Published: Mon, April 16, 2018
Sci-tech | By Brandy Patterson

Watch launch of TESS planet-hunting mission April 16

Watch launch of TESS planet-hunting mission April 16

TESS's predecessor, the Keppler Space Telescope, is a planet-hunting space telescope that was launched by NASA in 2009.

This marks the success of one of the world's first astrophysics CubeSat missions, and shows that small, low-priced satellites could be used to assist in future studies of the universe beyond the solar system.

"It's changed our view of planets, it's changed our view of our solar system and how common exoplanets are out there", Brad Tucker of the Australian National University said. The show overflows with the voices of the engineers, researchers and mission control flight directors who develop and test NASA's most complex technology and protect astronauts during their flights. Joshua Schlieder told News 4, "The goal of the TESS mission is to do a survey of the entire sky and observe the closest and brightest stars to the sun in order to detect exoplanets orbiting around them". Schlieder said, "Were interested in finding planets that are small like the earth".

The mission will last two years. "TESS will be able to look at 30-50 million stars in that period". Once back on Earth, the samples will be unfrozen and tested to find out if the sperm cells went through the steps necessary for fusion and whether the samples were taken to space behave or are similar to samples that have undergone the exact same steps here on Earth.

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But Kepler covered only a small patch of sky containing few stars bright enough for us to study their planets. Even subtle differences can be easily identified and it is vital to know how they can affect the viability of the sperm itself.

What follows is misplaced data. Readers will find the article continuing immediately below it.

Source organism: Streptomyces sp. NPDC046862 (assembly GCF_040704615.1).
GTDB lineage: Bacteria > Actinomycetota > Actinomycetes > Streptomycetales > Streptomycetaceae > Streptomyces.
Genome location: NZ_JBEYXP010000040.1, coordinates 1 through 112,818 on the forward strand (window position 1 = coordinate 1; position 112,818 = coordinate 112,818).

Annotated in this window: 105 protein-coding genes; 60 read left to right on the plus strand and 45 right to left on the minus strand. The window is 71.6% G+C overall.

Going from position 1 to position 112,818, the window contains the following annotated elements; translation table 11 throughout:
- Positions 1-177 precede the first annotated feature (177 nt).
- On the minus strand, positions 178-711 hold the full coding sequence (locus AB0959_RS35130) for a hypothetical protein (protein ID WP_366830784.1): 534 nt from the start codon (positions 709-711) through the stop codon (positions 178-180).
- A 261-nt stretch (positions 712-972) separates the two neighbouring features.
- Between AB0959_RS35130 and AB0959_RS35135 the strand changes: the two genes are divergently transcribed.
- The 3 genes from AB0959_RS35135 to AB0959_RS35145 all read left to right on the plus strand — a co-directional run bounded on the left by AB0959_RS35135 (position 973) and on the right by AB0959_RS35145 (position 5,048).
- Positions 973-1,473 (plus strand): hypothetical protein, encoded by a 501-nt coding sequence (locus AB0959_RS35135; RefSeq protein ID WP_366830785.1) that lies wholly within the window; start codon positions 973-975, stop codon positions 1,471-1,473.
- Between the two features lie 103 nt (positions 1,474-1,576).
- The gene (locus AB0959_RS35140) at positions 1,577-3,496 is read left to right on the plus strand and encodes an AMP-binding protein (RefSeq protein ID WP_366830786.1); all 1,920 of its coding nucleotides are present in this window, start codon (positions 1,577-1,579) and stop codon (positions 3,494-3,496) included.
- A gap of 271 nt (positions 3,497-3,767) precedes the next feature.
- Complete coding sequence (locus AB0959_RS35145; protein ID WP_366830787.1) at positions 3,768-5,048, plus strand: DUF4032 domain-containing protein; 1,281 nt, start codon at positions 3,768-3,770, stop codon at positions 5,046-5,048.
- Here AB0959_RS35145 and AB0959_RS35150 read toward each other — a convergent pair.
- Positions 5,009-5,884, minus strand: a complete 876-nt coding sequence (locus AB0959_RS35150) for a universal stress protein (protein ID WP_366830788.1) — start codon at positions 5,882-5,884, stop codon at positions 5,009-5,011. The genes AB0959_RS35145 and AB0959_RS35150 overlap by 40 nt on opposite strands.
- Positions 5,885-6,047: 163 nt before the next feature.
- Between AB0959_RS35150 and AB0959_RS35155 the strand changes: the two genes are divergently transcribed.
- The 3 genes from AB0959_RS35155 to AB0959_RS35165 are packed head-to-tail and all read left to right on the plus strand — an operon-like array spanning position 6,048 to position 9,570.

Mankind's hunt for alien life and potentially habitable planets continues Monday, when a new rocket will push through the Earth's atmosphere carrying precious NASA cargo.

Alien planets large and small are usually drowned out by the light of their own stars when we try to spot them from Earth.

TESS will combine the best of both these approaches, observing bright stars over the whole sky with the advantage of doing so from space. The Keppler Telescope did the legwork for TESS by surveying the Milky Way Galaxy to determine how many Earthlike planets may be near us, according to NASA's website. Schlieder explained how they will do so. This will have a big impact on future studies. Every single day it seems new things are being discovered.

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Australian telescopes will play role in discoveriesUK Schmidt Telescope. He said, "TESS will do this is by using the transit method".

The first year of observations will cover 13 sectors encompassing the southern sky and the second year will map the remaining 13 sectors of the northern sky.

One of the Australian projects that will follow up TESS's discoveries is called Funnelweb. They'll then record how well the sperm move in space. "The laser beam has to stay inside the edge of the quarter, and then the satellite has to be able to hit that exact same quarter - or star - over multiple orbits around the Earth".

TESS will be placed in a never-used-before orbit.

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Kepler's mission, in the meantime, is slowly drawing to an end. But Kepler is crippled and is running out of fuel.

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